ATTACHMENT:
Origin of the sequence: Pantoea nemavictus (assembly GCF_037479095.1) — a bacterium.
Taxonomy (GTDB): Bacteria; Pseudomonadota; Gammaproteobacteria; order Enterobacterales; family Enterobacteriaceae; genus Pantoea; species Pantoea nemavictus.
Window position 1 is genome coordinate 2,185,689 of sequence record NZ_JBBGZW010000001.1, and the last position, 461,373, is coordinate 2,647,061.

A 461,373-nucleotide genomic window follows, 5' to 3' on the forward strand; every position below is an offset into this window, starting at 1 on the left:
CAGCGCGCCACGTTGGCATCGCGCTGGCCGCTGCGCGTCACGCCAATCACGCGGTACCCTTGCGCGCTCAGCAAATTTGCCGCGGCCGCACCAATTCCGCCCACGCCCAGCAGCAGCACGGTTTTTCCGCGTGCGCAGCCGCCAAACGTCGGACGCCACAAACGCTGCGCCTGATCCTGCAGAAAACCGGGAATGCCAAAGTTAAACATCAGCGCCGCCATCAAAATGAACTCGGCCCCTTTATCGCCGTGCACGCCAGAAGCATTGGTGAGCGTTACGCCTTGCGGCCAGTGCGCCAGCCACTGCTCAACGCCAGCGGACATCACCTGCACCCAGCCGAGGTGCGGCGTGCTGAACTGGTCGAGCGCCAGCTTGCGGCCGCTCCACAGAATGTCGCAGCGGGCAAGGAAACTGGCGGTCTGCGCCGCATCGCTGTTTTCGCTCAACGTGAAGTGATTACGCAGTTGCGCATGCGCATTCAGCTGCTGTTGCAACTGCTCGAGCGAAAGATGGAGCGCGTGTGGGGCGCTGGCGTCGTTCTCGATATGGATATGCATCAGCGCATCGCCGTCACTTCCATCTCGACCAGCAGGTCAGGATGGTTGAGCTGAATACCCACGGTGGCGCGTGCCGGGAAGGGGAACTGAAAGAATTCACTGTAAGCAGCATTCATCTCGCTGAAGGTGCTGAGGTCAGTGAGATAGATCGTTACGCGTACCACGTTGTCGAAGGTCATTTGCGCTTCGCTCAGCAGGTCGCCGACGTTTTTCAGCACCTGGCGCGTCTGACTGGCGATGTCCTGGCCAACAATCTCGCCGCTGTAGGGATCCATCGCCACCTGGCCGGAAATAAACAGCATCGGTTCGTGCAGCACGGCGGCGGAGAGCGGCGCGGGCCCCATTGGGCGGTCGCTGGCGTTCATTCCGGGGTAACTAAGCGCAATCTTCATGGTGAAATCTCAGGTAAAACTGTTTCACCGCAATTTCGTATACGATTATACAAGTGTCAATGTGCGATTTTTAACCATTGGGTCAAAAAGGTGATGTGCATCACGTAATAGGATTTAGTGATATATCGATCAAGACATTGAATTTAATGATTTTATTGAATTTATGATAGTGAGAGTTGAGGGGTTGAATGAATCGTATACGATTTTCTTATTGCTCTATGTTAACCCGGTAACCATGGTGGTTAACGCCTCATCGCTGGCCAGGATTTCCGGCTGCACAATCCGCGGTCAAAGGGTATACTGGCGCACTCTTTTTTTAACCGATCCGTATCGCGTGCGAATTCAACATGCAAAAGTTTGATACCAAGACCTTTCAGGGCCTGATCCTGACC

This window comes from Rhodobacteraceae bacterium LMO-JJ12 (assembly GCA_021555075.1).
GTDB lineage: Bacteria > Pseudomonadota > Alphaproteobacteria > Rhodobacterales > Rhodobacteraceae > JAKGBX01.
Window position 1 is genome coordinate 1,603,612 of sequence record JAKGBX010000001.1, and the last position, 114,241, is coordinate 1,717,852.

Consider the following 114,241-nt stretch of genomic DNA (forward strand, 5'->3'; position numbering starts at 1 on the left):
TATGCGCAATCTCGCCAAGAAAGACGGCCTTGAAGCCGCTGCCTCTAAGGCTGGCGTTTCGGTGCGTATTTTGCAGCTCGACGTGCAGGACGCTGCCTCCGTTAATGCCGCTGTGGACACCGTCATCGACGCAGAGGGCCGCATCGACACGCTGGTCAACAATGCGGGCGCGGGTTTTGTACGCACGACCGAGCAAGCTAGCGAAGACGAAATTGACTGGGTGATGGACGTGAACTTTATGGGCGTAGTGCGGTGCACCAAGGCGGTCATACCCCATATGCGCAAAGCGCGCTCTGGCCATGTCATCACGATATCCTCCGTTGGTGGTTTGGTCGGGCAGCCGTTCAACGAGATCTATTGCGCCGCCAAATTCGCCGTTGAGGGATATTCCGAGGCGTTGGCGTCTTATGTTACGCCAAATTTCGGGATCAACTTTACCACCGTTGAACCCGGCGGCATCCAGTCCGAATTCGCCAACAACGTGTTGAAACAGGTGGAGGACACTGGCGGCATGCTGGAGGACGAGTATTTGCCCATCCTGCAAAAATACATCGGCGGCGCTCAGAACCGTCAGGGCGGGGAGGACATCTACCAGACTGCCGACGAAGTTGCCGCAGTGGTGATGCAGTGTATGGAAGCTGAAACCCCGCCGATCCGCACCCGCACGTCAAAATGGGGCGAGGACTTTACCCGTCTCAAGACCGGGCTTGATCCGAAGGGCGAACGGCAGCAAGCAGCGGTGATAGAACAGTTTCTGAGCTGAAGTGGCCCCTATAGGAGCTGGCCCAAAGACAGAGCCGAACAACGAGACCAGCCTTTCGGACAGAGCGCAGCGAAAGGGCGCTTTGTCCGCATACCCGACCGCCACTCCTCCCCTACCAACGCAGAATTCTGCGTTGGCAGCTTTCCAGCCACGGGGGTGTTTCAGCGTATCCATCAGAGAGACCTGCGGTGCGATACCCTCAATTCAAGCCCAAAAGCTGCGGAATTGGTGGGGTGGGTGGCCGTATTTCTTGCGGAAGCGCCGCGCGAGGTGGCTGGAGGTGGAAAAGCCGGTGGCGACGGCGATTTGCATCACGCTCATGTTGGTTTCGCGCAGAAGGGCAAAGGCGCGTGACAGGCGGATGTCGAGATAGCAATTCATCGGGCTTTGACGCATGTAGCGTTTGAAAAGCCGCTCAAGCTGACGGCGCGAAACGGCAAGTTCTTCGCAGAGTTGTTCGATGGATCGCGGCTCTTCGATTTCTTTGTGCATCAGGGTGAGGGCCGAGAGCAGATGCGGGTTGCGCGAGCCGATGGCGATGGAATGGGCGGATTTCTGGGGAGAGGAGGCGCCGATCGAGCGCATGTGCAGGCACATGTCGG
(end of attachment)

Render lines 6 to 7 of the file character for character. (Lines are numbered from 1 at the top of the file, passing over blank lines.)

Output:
This window comes from Rhodobacteraceae bacterium LMO-JJ12 (assembly GCA_021555075.1).
GTDB lineage: Bacteria > Pseudomonadota > Alphaproteobacteria > Rhodobacterales > Rhodobacteraceae > JAKGBX01.